“I have always been available to the people, 2 times a week from 12 until 1, indeed I have not even refused to run a business with cakes and apples on my lowermost floor”, the Round Tower says and continues, “I am a friend of the old, the ancient Denmark. For many years I have kept every piece of nail and flint that was excavated from the bogs, only because they were memories from the ancient past. I am known for being a friend of the truth across the whole country and have therefore obtained the Privilegium exclusivum of printing the almanacs.”
The Round Tower in the revue ends its election speech by making a great show of its unique local knowledge. “You will not be able to find a single Copenhagener that has such a versatile overview of the city and what it encompasses as me!” the tower says. It falls short, however, when it has to explain its views on a number of critical political issues in greater detail. “I wonder what time it is”, it interrupts itself and continues, “for I must be home precisely at 12 o’clock and I have no clock”. Which the Round Tower surely enough has not.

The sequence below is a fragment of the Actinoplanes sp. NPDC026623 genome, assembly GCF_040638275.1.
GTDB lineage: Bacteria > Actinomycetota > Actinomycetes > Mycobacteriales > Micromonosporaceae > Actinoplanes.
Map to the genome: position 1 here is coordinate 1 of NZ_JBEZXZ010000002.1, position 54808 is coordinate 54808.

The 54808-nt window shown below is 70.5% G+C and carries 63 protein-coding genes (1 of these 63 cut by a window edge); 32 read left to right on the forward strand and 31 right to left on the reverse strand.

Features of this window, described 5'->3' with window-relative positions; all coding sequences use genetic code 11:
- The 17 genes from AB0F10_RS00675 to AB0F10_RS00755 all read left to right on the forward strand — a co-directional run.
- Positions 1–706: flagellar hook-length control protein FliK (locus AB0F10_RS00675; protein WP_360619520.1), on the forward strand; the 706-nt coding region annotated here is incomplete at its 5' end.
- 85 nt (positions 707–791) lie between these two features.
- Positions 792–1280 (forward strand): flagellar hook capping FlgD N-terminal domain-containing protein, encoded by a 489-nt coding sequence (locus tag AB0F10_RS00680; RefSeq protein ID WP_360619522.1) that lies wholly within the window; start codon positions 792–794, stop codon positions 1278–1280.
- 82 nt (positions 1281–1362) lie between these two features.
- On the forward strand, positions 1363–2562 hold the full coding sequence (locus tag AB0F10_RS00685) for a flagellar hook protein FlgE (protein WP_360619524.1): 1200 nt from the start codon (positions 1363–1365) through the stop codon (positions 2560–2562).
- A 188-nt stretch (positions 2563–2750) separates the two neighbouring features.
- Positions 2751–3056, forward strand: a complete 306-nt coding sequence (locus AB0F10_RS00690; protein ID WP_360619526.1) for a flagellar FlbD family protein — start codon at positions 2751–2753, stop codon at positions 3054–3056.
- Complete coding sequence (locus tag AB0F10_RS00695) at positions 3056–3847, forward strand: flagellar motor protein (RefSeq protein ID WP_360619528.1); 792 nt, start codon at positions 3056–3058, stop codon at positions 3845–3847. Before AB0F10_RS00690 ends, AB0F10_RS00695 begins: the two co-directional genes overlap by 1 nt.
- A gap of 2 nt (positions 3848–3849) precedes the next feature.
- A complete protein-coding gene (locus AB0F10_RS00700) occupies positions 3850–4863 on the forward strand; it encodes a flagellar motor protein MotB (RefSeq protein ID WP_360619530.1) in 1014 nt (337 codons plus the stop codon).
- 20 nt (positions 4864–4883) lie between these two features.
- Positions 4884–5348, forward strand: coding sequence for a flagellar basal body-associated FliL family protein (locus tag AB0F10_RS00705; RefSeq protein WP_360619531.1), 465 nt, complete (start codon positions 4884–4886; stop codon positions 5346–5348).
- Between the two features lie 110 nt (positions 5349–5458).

The Revue’s Journey
Fringed by galops written by the composer Hans Christian Lumbye (1810-74), the revue was performing at the amusement establishment Casino in the street of Amaliegade in Copenhagen, which had opened as a theatre the year before, and the Round Tower is unmistakably a feature of Copenhagen. Erik Bøgh, who in his own words had chosen the tower in order to “make an utterly impersonal travesty of the rampant fishing for votes”, was, however, strongly inspired by foreign models when it comes to the structure of the revue.